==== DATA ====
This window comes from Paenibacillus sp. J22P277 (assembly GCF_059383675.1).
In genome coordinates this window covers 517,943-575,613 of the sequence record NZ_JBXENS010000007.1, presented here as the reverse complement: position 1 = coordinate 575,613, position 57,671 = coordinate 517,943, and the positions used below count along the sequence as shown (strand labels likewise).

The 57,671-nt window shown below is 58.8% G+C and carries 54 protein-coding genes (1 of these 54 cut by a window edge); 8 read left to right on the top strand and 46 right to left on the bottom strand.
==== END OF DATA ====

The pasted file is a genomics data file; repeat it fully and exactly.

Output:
This window comes from Paenibacillus sp. J22P277 (assembly GCF_059383675.1).
In genome coordinates this window covers 517,943-575,613 of the sequence record NZ_JBXENS010000007.1, presented here as the reverse complement: position 1 = coordinate 575,613, position 57,671 = coordinate 517,943, and the positions used below count along the sequence as shown (strand labels likewise).

The 57,671-nt window shown below is 58.8% G+C and carries 54 protein-coding genes (1 of these 54 cut by a window edge); 8 read left to right on the top strand and 46 right to left on the bottom strand.